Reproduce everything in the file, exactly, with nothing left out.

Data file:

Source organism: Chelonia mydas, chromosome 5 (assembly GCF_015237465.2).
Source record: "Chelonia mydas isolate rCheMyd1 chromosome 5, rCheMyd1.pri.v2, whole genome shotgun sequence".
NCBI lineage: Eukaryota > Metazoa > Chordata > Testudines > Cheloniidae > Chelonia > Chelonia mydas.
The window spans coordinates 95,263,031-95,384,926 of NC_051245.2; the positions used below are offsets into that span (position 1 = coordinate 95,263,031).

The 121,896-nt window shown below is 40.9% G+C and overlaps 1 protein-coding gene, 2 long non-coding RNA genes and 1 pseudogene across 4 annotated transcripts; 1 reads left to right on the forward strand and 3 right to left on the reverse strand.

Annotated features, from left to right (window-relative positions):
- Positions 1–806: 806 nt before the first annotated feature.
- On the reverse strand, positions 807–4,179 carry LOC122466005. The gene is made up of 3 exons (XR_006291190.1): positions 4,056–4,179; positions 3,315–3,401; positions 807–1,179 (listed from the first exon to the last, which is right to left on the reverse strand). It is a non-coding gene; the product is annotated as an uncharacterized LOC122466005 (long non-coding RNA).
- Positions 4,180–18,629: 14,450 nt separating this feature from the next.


Source organism: Chelonia mydas, chromosome 5 (assembly GCF_015237465.2).
Source record: "Chelonia mydas isolate rCheMyd1 chromosome 5, rCheMyd1.pri.v2, whole genome shotgun sequence".
NCBI lineage: Eukaryota > Metazoa > Chordata > Testudines > Cheloniidae > Chelonia > Chelonia mydas.
The window spans coordinates 95,263,031-95,384,926 of NC_051245.2; the positions used below are offsets into that span (position 1 = coordinate 95,263,031).

The 121,896-nt window shown below is 40.9% G+C and overlaps 1 protein-coding gene, 2 long non-coding RNA genes and 1 pseudogene across 4 annotated transcripts; 1 reads left to right on the forward strand and 3 right to left on the reverse strand.

Annotated features, from left to right (window-relative positions):
- Positions 1–806: 806 nt before the first annotated feature.
- On the reverse strand, positions 807–4,179 carry LOC122466005. The gene is made up of 3 exons (XR_006291190.1): positions 4,056–4,179; positions 3,315–3,401; positions 807–1,179 (listed from the first exon to the last, which is right to left on the reverse strand). It is a non-coding gene; the product is annotated as an uncharacterized LOC122466005 (long non-coding RNA).
- Positions 4,180–18,629: 14,450 nt separating this feature from the next.